Seafarers stranded outside the country are seeking unrestricted access to managed isolation.

No captionSeafarers are missing out on MIQ rooms because they only get a few days’ notice about leaving their vessels. (file pic) Photo: 123RF 

While there are managed isolation and quarantine (MIQ) rooms set aside for air crew and seafarers who have been in New Zealand waters, people who work in foreign waters must book their stay using the Managed Isolation Allocation System.

They say they’re missing out on spots, getting stuck overseas and forgoing seeing their families for months because they don’t know very far in advance when they will disembark their vessels.

Rainer Hillberg said he had spent eight months away from his wife, baby and stepson to keep his job as a ‘fly in, fly out’ second engineer on a ship off Western Australia.

He usually works about five weeks at a time before travelling to his family in Nelson for about five weeks’ break, until the requirement to spend two weeks isolating in each country took a major chunk of his free time.

On top of that, he said he only finds out the date he will disembark about a week beforehand – by which time New Zealand’s border hotels are usually fully booked for weeks.

“If I could at least just book a flight and say, ‘this is it, here I am, I’m an essential worker, please put me in managed isolation’, that would make life a lot easier,” he said.

Large container ship arriving in port.Seafarers say they should be regarded as essential workers with ready access to MIQ facilities once they leave their vessels. (file pic) Photo: 123RF

Marine engineer David Reid works on a similar rotation in locations around the world and has also been bunking down in Australia, unsure when he will see his family again.

MIQ hotels here are fully booked until June.

“I’m starting work on the 15th March coming up and then I don’t know when I’m going to finish. It will be some time towards the end of April but I don’t know when. So it just doesn’t work with the lead-in periods that we’re having to deal with for the isolation allocation scheme currently,” he said.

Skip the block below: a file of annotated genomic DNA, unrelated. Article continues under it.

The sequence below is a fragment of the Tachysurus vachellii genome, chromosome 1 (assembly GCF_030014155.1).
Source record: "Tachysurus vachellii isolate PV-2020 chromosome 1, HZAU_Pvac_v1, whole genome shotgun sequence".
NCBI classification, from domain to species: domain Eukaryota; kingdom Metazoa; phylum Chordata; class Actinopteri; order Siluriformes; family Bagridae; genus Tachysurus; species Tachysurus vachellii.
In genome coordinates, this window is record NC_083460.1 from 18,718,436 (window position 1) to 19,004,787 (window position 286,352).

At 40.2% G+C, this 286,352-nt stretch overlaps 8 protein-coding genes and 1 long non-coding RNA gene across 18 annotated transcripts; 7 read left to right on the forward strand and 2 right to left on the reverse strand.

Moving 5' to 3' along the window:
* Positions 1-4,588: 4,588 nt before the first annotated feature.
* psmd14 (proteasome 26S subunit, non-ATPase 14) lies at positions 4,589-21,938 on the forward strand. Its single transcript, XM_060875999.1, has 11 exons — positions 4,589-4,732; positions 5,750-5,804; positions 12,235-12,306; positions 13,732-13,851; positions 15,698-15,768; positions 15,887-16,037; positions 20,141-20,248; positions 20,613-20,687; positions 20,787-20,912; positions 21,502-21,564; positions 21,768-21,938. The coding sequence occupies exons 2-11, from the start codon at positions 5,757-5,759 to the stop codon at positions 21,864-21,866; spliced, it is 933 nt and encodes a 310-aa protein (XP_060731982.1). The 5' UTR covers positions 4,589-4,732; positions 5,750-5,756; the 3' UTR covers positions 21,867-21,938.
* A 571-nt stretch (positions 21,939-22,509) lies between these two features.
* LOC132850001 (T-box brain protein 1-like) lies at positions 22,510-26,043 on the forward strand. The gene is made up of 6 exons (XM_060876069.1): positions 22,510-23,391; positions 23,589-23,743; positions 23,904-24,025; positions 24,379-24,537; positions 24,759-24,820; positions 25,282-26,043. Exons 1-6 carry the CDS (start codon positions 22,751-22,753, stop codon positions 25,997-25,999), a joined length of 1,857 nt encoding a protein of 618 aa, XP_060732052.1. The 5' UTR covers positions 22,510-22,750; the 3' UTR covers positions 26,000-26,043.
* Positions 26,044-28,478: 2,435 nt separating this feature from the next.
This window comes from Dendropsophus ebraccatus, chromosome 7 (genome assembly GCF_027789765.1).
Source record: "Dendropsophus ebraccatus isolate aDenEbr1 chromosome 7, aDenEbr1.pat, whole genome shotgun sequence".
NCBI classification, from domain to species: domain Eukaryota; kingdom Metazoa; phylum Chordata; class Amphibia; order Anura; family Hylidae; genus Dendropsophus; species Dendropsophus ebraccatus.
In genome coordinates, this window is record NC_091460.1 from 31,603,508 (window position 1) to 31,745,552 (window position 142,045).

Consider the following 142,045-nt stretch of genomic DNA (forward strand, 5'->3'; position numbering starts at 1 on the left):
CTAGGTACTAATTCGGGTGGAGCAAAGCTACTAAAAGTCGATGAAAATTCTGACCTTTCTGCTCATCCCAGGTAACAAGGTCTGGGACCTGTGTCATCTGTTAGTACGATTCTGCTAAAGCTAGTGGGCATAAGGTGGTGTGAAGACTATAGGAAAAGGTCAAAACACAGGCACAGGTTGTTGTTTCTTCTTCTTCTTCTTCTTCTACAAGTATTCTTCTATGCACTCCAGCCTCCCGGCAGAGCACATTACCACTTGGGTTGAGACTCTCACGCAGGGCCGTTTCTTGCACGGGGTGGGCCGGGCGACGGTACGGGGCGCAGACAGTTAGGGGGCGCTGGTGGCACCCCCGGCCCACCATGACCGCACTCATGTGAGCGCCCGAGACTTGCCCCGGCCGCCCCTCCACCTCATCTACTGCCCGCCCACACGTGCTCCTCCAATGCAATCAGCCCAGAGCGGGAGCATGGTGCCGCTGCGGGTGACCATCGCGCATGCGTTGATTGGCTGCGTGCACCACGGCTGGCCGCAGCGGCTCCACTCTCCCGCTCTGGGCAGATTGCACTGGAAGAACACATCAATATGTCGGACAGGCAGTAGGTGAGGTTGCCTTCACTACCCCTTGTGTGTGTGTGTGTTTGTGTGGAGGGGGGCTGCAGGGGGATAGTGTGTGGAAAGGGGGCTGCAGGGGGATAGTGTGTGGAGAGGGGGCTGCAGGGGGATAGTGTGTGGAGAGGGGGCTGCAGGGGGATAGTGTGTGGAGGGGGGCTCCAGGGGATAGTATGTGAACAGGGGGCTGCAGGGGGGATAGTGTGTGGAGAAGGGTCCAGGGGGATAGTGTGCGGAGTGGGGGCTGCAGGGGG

“Probably the best we can hope for is to have a little more access to some of these rooms that they’re keeping back for contingencies. We don’t know, from the start of our trip, or even the middle of our trip what day we’ll be getting off and then when we get off, we don’t know what flights are available.”

Offshore geotechnical engineer Nathan Shumacher said even when seafarers could book in advance, last minute delays to crew changes sometimes caused people to miss their bookings.

Yet the Ministry of Business, Innovation and Employment said allowing them to book at short notice would mean leaving rooms unoccupied, displacing other travellers.

“Demand for rooms in managed isolation remains very high. MBIE aims to ensure rooms are well utilised in order to maximise the number of returnees we can support back into New Zealand,” it said.

The ministry said the small number of spaces for air and maritime crew operating in and out of New Zealand was a “legal obligation”.

Shumacher wanted the government to recognise people working on foreign ships too, to acknowledge them as New Zealand taxpayers doing important work.

He knew of about 40 seafarers in similar situations, including many still stuck overseas.

“It’s a really unfair situation I believe, where they’ve just been forgotten about and ignored and put to the bottom of the pile, when there’s clear evidence saying that they’re meant to be recognised as essential workers,” he said.

“They’re out there working, keeping supply lines around the world open. Medical equipment, cars, the phones we’re talking on right now – the majority of it came to us here in New Zealand on ships.”

Rainer Hillberg wrote to his local MP, Labour’s Rachel Boyack, asking for help.

A reply from her office suggested he should think about “whether you would prefer to carry on as you are, or consider coming back to NZ and working in another field until the borders open up again”.

He said that was a “really, really poor and bad answer”.

“It’s a highly qualified job. With my current company I have ten years seniority. If I leave this employment, for one thing, I wouldn’t get any sort of severance payment. The next thing is when things maybe go back to normal or better it would take me years to get that sort of employment again,” he said.

MBIE aware of concerns

The Ministry of Business, Innovation and Employment said it was aware of the concerns from shipping crew and was continuing to refine its system for allocating MIQ space.

For now it suggests people get in touch with its contact centre if they need to make changes to a booking, and apply for emergency allocation if they are unable to legally remain in their current location, or have no other option but to return to New Zealand.

Although its daily updates show space in the hotels, it said rooms are occupied for a minimum of 14 days with additional time needed for cleaning and maintenance.

“As such, when looking at room availability we need to consider this full 14-day period as opposed to room occupancy on any single day. Rooms that are vacant today may be needed for an incoming flight tomorrow, so are not actually available.

“Travellers cannot therefore make a booking within a week of arrival or change a booking date unless there is available space in [the Managed Isolation Allocation System].”